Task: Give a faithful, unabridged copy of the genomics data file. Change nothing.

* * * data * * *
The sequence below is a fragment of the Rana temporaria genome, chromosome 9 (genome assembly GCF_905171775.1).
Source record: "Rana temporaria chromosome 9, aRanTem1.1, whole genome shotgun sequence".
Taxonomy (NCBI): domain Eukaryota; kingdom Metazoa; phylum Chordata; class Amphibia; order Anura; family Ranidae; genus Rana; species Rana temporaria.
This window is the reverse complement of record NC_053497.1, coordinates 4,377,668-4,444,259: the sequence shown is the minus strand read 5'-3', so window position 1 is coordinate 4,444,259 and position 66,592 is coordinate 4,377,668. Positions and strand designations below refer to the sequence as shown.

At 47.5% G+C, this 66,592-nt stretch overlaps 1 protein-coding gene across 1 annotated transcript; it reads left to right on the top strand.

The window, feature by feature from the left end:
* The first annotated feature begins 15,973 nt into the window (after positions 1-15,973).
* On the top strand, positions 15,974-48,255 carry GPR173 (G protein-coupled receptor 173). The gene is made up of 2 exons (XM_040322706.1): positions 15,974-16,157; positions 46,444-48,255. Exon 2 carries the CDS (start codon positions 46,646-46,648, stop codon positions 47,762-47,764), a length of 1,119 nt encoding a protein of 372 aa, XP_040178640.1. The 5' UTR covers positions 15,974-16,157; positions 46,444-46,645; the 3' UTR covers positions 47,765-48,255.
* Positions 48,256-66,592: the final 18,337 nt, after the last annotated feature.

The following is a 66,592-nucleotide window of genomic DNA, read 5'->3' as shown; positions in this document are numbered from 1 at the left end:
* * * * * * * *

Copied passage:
The sequence below is a fragment of the Rana temporaria genome, chromosome 9 (genome assembly GCF_905171775.1).
Source record: "Rana temporaria chromosome 9, aRanTem1.1, whole genome shotgun sequence".
Taxonomy (NCBI): domain Eukaryota; kingdom Metazoa; phylum Chordata; class Amphibia; order Anura; family Ranidae; genus Rana; species Rana temporaria.
This window is the reverse complement of record NC_053497.1, coordinates 4,377,668-4,444,259: the sequence shown is the minus strand read 5'-3', so window position 1 is coordinate 4,444,259 and position 66,592 is coordinate 4,377,668. Positions and strand designations below refer to the sequence as shown.

At 47.5% G+C, this 66,592-nt stretch overlaps 1 protein-coding gene across 1 annotated transcript; it reads left to right on the top strand.

The window, feature by feature from the left end:
* The first annotated feature begins 15,973 nt into the window (after positions 1-15,973).
* On the top strand, positions 15,974-48,255 carry GPR173 (G protein-coupled receptor 173). The gene is made up of 2 exons (XM_040322706.1): positions 15,974-16,157; positions 46,444-48,255. Exon 2 carries the CDS (start codon positions 46,646-46,648, stop codon positions 47,762-47,764), a length of 1,119 nt encoding a protein of 372 aa, XP_040178640.1. The 5' UTR covers positions 15,974-16,157; positions 46,444-46,645; the 3' UTR covers positions 47,765-48,255.
* Positions 48,256-66,592: the final 18,337 nt, after the last annotated feature.

The following is a 66,592-nucleotide window of genomic DNA, read 5'->3' as shown; positions in this document are numbered from 1 at the left end: